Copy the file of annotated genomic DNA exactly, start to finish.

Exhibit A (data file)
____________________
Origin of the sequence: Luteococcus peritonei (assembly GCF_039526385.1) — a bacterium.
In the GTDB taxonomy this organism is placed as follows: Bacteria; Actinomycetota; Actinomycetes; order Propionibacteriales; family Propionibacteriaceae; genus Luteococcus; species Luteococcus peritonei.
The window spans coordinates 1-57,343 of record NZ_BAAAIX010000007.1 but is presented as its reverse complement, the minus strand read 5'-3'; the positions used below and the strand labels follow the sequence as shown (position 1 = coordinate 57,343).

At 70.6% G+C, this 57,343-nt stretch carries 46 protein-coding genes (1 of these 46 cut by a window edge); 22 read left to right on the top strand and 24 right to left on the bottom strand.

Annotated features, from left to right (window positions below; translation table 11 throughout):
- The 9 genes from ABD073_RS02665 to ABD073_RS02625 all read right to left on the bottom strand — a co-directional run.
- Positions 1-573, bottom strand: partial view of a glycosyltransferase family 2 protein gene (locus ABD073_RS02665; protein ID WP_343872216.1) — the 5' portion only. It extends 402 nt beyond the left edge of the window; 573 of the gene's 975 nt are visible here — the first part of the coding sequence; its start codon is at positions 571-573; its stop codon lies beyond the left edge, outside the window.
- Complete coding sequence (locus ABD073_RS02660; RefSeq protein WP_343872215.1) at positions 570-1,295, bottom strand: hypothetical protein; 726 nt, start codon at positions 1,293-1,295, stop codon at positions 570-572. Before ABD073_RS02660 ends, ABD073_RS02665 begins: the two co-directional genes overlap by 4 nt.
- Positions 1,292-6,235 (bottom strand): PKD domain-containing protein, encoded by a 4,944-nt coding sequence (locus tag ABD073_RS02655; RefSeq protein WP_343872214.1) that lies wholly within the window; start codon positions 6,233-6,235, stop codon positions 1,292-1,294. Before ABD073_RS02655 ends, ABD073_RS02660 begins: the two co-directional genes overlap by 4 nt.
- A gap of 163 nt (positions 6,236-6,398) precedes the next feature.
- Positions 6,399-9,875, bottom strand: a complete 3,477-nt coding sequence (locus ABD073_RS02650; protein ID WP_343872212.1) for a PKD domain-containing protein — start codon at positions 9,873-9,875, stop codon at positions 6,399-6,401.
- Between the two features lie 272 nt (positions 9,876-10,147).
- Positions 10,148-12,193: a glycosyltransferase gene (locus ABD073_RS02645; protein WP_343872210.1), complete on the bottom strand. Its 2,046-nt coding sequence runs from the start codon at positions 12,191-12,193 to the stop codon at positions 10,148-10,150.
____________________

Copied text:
Origin of the sequence: Luteococcus peritonei (assembly GCF_039526385.1) — a bacterium.
In the GTDB taxonomy this organism is placed as follows: Bacteria; Actinomycetota; Actinomycetes; order Propionibacteriales; family Propionibacteriaceae; genus Luteococcus; species Luteococcus peritonei.
The window spans coordinates 1-57,343 of record NZ_BAAAIX010000007.1 but is presented as its reverse complement, the minus strand read 5'-3'; the positions used below and the strand labels follow the sequence as shown (position 1 = coordinate 57,343).

At 70.6% G+C, this 57,343-nt stretch carries 46 protein-coding genes (1 of these 46 cut by a window edge); 22 read left to right on the top strand and 24 right to left on the bottom strand.

Annotated features, from left to right (window positions below; translation table 11 throughout):
- The 9 genes from ABD073_RS02665 to ABD073_RS02625 all read right to left on the bottom strand — a co-directional run.
- Positions 1-573, bottom strand: partial view of a glycosyltransferase family 2 protein gene (locus ABD073_RS02665; protein ID WP_343872216.1) — the 5' portion only. It extends 402 nt beyond the left edge of the window; 573 of the gene's 975 nt are visible here — the first part of the coding sequence; its start codon is at positions 571-573; its stop codon lies beyond the left edge, outside the window.
- Complete coding sequence (locus ABD073_RS02660; RefSeq protein WP_343872215.1) at positions 570-1,295, bottom strand: hypothetical protein; 726 nt, start codon at positions 1,293-1,295, stop codon at positions 570-572. Before ABD073_RS02660 ends, ABD073_RS02665 begins: the two co-directional genes overlap by 4 nt.
- Positions 1,292-6,235 (bottom strand): PKD domain-containing protein, encoded by a 4,944-nt coding sequence (locus tag ABD073_RS02655; RefSeq protein WP_343872214.1) that lies wholly within the window; start codon positions 6,233-6,235, stop codon positions 1,292-1,294. Before ABD073_RS02655 ends, ABD073_RS02660 begins: the two co-directional genes overlap by 4 nt.
- A gap of 163 nt (positions 6,236-6,398) precedes the next feature.
- Positions 6,399-9,875, bottom strand: a complete 3,477-nt coding sequence (locus ABD073_RS02650; protein ID WP_343872212.1) for a PKD domain-containing protein — start codon at positions 9,873-9,875, stop codon at positions 6,399-6,401.
- Between the two features lie 272 nt (positions 9,876-10,147).
- Positions 10,148-12,193: a glycosyltransferase gene (locus ABD073_RS02645; protein WP_343872210.1), complete on the bottom strand. Its 2,046-nt coding sequence runs from the start codon at positions 12,191-12,193 to the stop codon at positions 10,148-10,150.